Praja Party a council party that made its debut in the beginning of July I929 as a loose parliamentary group. Evolving with the maiden name of the Bengal Praja Party (Bengal Tenant Party) it transformed itself by the end of the year into a public platform with the name of the Nikhil Banga Praja Samiti (All Bengal Tenant Association) and was renamed the krishak praja party (Peasant-Tenant Party) in April 1936 mainly for the purpose of fighting the first provincial elections under the Government of India Act, 1935 thus turning it more or less into an electioneering machinery. It went into oblivion almost immediately after the I937 elections, notwithstanding its electoral success.
The Bengal Praja Party was formed by a coterie of eighteen (of the total of thirty) Muslim members of the Bengal Legislative Council following a snap election held in June I929 with ak fazlul huq as its leader, and Abdur Raheem, a Delhi-born Urdu-speaking Calcutta merchant (not to be confused with Sir abdur rahim) as the deputy leader. Other office bearers of the Council Praja Party were tamizuddin khan (Secretary), Khan Bahadur (later knighted) mohammad azizul huque and Shah Abdul Hamid (Joint Secretaries), and Fazlullah and Mohammad Hussain (Party whips). The Bengal (Council) Praja Party committed itself to adhere to the majority decision in all matters in the Council. Among other things it declared to champion the cause of tenants and working class people and support the dyarchy and appointment of ministers if their selection was as per the choice of the party.
The nikhil banga praja samiti, forming the second phase of the Praja Party, sought a broader political base extended actually to the rural hinterland with the slogan of 'land to the tillers'. The Nikhil Banga Praja Samiti was a mixed bag accomodating Muslim leaders of differing political strands, many of whom were Calcutta-based, on its top heavy Executive Committee. Its President Sir Abdur Rahim was flanked by five Vice-Presidents in the persons of AK Fazlul Huq, abdullah al-mamun suhrawardi, Khan Bahadur Abdul Momin, Abdul Karim and Mujibur Rahman. The Secretary of the Samiti, mohammad akram khan, was similarly flanked by two joint secretaries - shamsuddin ahmed and Tamizuddin Khan. Though formed late in 1929, the Samiti did not start functioning as an affiliating body till I932, and when it did, a few mofussil tenant bodies, like the Tippera Krishak Samiti, refused to come under its umbrella.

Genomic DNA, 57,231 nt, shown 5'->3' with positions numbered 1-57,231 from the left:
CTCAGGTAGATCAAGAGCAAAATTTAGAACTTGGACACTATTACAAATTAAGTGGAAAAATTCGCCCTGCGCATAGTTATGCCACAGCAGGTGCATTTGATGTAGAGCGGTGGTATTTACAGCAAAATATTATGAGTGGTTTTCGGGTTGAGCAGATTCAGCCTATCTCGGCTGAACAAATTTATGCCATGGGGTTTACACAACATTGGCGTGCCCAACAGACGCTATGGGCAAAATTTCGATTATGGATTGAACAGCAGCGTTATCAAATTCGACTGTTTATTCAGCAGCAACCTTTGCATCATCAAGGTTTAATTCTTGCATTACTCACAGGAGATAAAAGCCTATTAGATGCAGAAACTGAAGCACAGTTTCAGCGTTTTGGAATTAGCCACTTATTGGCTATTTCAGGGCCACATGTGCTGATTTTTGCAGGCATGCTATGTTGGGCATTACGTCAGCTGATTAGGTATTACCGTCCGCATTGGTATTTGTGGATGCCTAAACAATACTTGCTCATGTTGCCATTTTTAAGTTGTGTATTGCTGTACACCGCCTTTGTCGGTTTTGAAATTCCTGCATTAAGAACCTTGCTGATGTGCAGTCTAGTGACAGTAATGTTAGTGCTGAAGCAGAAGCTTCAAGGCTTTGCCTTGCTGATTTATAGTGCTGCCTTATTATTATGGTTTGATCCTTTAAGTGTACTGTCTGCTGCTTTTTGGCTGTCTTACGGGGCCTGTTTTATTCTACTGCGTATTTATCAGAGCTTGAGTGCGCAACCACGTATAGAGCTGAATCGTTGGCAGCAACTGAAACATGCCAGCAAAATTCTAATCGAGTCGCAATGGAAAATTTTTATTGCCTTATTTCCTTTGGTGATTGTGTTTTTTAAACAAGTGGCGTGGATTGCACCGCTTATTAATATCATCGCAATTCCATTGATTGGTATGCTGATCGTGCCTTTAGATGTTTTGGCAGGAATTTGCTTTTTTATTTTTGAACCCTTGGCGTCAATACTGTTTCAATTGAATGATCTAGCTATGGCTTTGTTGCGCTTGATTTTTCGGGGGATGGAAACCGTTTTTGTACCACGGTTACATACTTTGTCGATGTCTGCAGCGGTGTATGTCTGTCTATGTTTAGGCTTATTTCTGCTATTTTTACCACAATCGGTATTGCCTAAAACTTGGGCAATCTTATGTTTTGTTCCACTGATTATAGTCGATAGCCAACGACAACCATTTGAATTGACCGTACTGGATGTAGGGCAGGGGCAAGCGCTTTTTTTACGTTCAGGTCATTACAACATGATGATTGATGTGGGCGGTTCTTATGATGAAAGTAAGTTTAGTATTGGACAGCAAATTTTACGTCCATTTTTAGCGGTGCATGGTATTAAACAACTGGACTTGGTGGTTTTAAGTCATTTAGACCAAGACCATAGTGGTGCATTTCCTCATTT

The Samiti's activity was confined to holding annual conferences and adopting pious resolutions airing grievances of the peasantry and demanding their redress. A split occured in the Samiti in 1934 when Abdur Rahim became the President of the Indian Legislative Assembly. Fazlul Huq - faction took control of the Samiti installing him to the Samiti Presidency in breach of a solemn pledge made earlier. With the approach of the Provincial elections under the 1935 Act, the Samiti adopted the new nomenclature of the Krishak Praja Party to win over the rural voters.
The Praja Party, to use the term as its generic name covering all its phases, had, doubtless added a new style and a new dimension to Bengal politics by activating the rural hinterland. Egalitarianism or a social revolution was not on its cards; the social composition of its leadership would not, rather could not, have wanted it. Its leadership, comprising a coterie of elitist Muslims belonging to lesser landowners and higher grades of peasants aspiring after social and political leadership, wanted to dislodge the incumbent Muslim leadership of the province, represented by the higher echelon of Muslim landlords and wealthy Urdu-speaking merchants of Calcutta. It found in the Bengal Tenancy (Amendment) Act, 1928 a handy issue to attack the landlords and to win over the peasantry. The Krishak Praja Party made full use of the issue of the abolition of the permanent settlement without compensation to landlords. [BR Khan]